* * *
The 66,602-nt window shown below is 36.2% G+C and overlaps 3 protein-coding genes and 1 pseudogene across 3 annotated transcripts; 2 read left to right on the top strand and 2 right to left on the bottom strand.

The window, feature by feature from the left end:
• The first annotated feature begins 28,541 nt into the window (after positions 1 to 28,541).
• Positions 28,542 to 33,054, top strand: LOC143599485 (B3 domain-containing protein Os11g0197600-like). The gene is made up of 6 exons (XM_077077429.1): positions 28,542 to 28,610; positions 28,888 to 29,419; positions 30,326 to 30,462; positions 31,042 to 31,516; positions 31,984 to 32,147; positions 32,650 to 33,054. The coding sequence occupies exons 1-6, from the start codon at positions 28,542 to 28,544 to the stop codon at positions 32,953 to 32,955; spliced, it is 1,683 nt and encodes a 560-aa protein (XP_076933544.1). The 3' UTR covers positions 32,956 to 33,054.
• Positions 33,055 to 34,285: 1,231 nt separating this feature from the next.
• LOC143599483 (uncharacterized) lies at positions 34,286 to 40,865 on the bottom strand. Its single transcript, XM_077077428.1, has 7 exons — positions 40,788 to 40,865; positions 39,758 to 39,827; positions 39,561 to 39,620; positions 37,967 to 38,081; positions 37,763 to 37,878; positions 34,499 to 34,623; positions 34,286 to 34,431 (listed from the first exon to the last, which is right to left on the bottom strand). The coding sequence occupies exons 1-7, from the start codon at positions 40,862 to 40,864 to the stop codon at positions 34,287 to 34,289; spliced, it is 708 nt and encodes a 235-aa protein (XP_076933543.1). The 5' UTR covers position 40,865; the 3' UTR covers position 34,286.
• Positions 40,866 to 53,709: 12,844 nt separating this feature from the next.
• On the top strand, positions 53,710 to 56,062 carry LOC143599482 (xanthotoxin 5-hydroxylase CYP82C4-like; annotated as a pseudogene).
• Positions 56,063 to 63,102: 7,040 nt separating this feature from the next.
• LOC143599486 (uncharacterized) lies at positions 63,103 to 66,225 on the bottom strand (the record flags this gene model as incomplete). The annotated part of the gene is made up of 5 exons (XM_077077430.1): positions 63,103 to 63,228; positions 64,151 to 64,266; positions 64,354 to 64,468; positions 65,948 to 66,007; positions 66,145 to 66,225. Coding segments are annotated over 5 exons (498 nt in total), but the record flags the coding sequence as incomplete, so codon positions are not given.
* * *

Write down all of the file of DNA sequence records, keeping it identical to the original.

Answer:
The 66,602-nt window shown below is 36.2% G+C and overlaps 3 protein-coding genes and 1 pseudogene across 3 annotated transcripts; 2 read left to right on the top strand and 2 right to left on the bottom strand.

The window, feature by feature from the left end:
• The first annotated feature begins 28,541 nt into the window (after positions 1 to 28,541).
• Positions 28,542 to 33,054, top strand: LOC143599485 (B3 domain-containing protein Os11g0197600-like). The gene is made up of 6 exons (XM_077077429.1): positions 28,542 to 28,610; positions 28,888 to 29,419; positions 30,326 to 30,462; positions 31,042 to 31,516; positions 31,984 to 32,147; positions 32,650 to 33,054. The coding sequence occupies exons 1-6, from the start codon at positions 28,542 to 28,544 to the stop codon at positions 32,953 to 32,955; spliced, it is 1,683 nt and encodes a 560-aa protein (XP_076933544.1). The 3' UTR covers positions 32,956 to 33,054.
• Positions 33,055 to 34,285: 1,231 nt separating this feature from the next.
• LOC143599483 (uncharacterized) lies at positions 34,286 to 40,865 on the bottom strand. Its single transcript, XM_077077428.1, has 7 exons — positions 40,788 to 40,865; positions 39,758 to 39,827; positions 39,561 to 39,620; positions 37,967 to 38,081; positions 37,763 to 37,878; positions 34,499 to 34,623; positions 34,286 to 34,431 (listed from the first exon to the last, which is right to left on the bottom strand). The coding sequence occupies exons 1-7, from the start codon at positions 40,862 to 40,864 to the stop codon at positions 34,287 to 34,289; spliced, it is 708 nt and encodes a 235-aa protein (XP_076933543.1). The 5' UTR covers position 40,865; the 3' UTR covers position 34,286.
• Positions 40,866 to 53,709: 12,844 nt separating this feature from the next.
• On the top strand, positions 53,710 to 56,062 carry LOC143599482 (xanthotoxin 5-hydroxylase CYP82C4-like; annotated as a pseudogene).
• Positions 56,063 to 63,102: 7,040 nt separating this feature from the next.
• LOC143599486 (uncharacterized) lies at positions 63,103 to 66,225 on the bottom strand (the record flags this gene model as incomplete). The annotated part of the gene is made up of 5 exons (XM_077077430.1): positions 63,103 to 63,228; positions 64,151 to 64,266; positions 64,354 to 64,468; positions 65,948 to 66,007; positions 66,145 to 66,225. Coding segments are annotated over 5 exons (498 nt in total), but the record flags the coding sequence as incomplete, so codon positions are not given.